points

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Definitions by Wordnik

  1. (noun) Plural form of point.
  2. (noun) Movable rails which can be used to switch a train from one railway track to another.
  3. (noun) The two metal surfaces in a distributor which close or open to allow current to flow or not through the ignition coil. Each surface is called a point singular (there's usually a moving point which is pushed by the distributor cam and a fixed point which isn't), but they're made together in a unit and serviced or replaced that way and are hence normally called points plural.
  4. (verb) Third-person singular simple present indicative form of point.

Examples by Wordnik

  1. Just to give one example: he accepts something like a coloured picture, with all the different colour points, traveling in parallel up the optic nerve and has to concern himself with how many colour ˜points™ could travel in parallel in a single nerve (Czolbe 1855: 33). - Friedrich Albert Lange
  2. The crossing points are called “nodal points”, the closed sections between the nodal points a “mesh” and each part of the line “mesh line”. - 4. Power transmission and distribution in power supply systems
  3. In blazon a Label is supposed to have three points; but, if more, the number is to be specified; thus, No. 271 is simply “a Label,” but No. 272 is “a Label of five points.” - The Handbook to English Heraldry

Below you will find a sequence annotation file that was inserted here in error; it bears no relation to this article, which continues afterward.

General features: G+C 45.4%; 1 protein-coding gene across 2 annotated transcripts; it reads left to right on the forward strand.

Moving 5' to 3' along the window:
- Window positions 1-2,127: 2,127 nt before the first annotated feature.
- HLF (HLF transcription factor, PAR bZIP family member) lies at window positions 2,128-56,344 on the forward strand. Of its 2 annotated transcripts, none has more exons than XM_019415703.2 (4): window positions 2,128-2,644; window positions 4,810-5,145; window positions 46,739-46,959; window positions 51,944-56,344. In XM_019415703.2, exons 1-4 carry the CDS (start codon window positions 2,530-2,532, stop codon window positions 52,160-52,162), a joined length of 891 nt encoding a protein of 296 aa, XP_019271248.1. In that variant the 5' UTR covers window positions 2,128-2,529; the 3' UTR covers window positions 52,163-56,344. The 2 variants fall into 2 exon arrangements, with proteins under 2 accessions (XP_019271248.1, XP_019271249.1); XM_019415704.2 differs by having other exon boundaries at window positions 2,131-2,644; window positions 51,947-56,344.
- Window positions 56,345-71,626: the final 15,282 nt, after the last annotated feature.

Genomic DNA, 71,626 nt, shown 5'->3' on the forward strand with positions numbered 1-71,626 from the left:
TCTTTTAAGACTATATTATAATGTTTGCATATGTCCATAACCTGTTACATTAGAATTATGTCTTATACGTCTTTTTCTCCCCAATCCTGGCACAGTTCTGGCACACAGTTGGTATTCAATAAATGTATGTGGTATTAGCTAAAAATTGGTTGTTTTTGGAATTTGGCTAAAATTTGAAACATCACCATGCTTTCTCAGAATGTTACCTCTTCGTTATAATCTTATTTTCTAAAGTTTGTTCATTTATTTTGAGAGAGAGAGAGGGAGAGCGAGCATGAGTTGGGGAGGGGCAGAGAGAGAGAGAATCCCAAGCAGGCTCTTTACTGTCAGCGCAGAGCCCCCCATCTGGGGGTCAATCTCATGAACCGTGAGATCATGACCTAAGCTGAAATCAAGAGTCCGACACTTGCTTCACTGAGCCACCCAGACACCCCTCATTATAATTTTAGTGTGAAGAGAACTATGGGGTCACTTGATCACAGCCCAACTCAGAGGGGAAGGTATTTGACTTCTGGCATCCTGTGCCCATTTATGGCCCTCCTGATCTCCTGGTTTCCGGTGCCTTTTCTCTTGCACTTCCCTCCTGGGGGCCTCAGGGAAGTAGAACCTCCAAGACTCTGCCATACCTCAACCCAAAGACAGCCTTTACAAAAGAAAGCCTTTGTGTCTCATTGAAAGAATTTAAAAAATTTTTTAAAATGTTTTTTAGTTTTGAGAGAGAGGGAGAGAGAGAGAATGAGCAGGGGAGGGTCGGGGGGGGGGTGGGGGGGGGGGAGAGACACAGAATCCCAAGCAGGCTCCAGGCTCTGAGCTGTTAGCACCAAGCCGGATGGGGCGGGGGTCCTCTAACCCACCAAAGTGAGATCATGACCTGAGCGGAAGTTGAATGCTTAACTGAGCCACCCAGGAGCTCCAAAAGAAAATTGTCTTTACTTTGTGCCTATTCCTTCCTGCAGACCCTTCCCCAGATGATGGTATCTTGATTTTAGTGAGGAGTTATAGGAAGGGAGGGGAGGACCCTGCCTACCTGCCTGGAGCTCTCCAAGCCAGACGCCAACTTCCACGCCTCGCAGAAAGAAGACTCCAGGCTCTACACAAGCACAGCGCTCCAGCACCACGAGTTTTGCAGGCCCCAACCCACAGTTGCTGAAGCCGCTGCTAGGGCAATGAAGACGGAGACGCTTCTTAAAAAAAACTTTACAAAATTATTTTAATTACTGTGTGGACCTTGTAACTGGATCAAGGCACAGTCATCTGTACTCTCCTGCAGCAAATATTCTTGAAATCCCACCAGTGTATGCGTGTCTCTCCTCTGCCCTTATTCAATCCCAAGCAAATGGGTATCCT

4. Ultra-Chartists, 'Danes' as they were then called, coming into his territory with their 'five points,' or rather with their five-and-twenty thousand points and edges too, of pikes namely and battle-axes; and proposing mere Heathenism, confiscation, spoliation, and fire and sword, -- Edmund answered that he would oppose to the utmost such savagery. - Past and Present Thomas Carlyle's Collected Works, Vol. XIII.
  5. Chartists, 'Danes' as they were then called, coming into his territory with their 'five points,' or rather with their five - and-twenty thousand points and edges too, of pikes namely and battleaxes; and proposing mere Heathenism, confiscation, spoliation, and fire and sword, -- Edmund answered that he would oppose to the utmost such savagery. - Past and Present

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